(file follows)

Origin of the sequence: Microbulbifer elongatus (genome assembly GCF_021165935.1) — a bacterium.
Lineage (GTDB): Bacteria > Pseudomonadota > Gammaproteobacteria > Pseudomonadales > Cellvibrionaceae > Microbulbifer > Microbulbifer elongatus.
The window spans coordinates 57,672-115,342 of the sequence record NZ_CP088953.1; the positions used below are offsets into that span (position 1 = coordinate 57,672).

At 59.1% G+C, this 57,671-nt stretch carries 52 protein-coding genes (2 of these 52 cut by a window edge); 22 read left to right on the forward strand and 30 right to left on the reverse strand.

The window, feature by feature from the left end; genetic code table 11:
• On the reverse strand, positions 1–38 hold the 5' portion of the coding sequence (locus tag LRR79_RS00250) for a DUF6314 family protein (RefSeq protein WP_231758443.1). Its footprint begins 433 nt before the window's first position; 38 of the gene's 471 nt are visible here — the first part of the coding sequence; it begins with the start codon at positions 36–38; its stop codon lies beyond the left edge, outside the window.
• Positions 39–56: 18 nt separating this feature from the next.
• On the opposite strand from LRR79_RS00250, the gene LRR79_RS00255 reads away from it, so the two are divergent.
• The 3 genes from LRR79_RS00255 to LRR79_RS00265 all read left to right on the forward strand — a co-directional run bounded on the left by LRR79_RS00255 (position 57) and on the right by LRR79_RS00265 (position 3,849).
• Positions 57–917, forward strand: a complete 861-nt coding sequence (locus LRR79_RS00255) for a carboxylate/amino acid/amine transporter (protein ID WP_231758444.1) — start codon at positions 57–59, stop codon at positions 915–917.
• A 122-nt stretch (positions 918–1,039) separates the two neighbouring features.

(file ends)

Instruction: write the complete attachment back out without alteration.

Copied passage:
Origin of the sequence: Microbulbifer elongatus (genome assembly GCF_021165935.1) — a bacterium.
Lineage (GTDB): Bacteria > Pseudomonadota > Gammaproteobacteria > Pseudomonadales > Cellvibrionaceae > Microbulbifer > Microbulbifer elongatus.
The window spans coordinates 57,672-115,342 of the sequence record NZ_CP088953.1; the positions used below are offsets into that span (position 1 = coordinate 57,672).

At 59.1% G+C, this 57,671-nt stretch carries 52 protein-coding genes (2 of these 52 cut by a window edge); 22 read left to right on the forward strand and 30 right to left on the reverse strand.

The window, feature by feature from the left end; genetic code table 11:
• On the reverse strand, positions 1–38 hold the 5' portion of the coding sequence (locus tag LRR79_RS00250) for a DUF6314 family protein (RefSeq protein WP_231758443.1). Its footprint begins 433 nt before the window's first position; 38 of the gene's 471 nt are visible here — the first part of the coding sequence; it begins with the start codon at positions 36–38; its stop codon lies beyond the left edge, outside the window.
• Positions 39–56: 18 nt separating this feature from the next.
• On the opposite strand from LRR79_RS00250, the gene LRR79_RS00255 reads away from it, so the two are divergent.
• The 3 genes from LRR79_RS00255 to LRR79_RS00265 all read left to right on the forward strand — a co-directional run bounded on the left by LRR79_RS00255 (position 57) and on the right by LRR79_RS00265 (position 3,849).
• Positions 57–917, forward strand: a complete 861-nt coding sequence (locus LRR79_RS00255) for a carboxylate/amino acid/amine transporter (protein ID WP_231758444.1) — start codon at positions 57–59, stop codon at positions 915–917.
• A 122-nt stretch (positions 918–1,039) separates the two neighbouring features.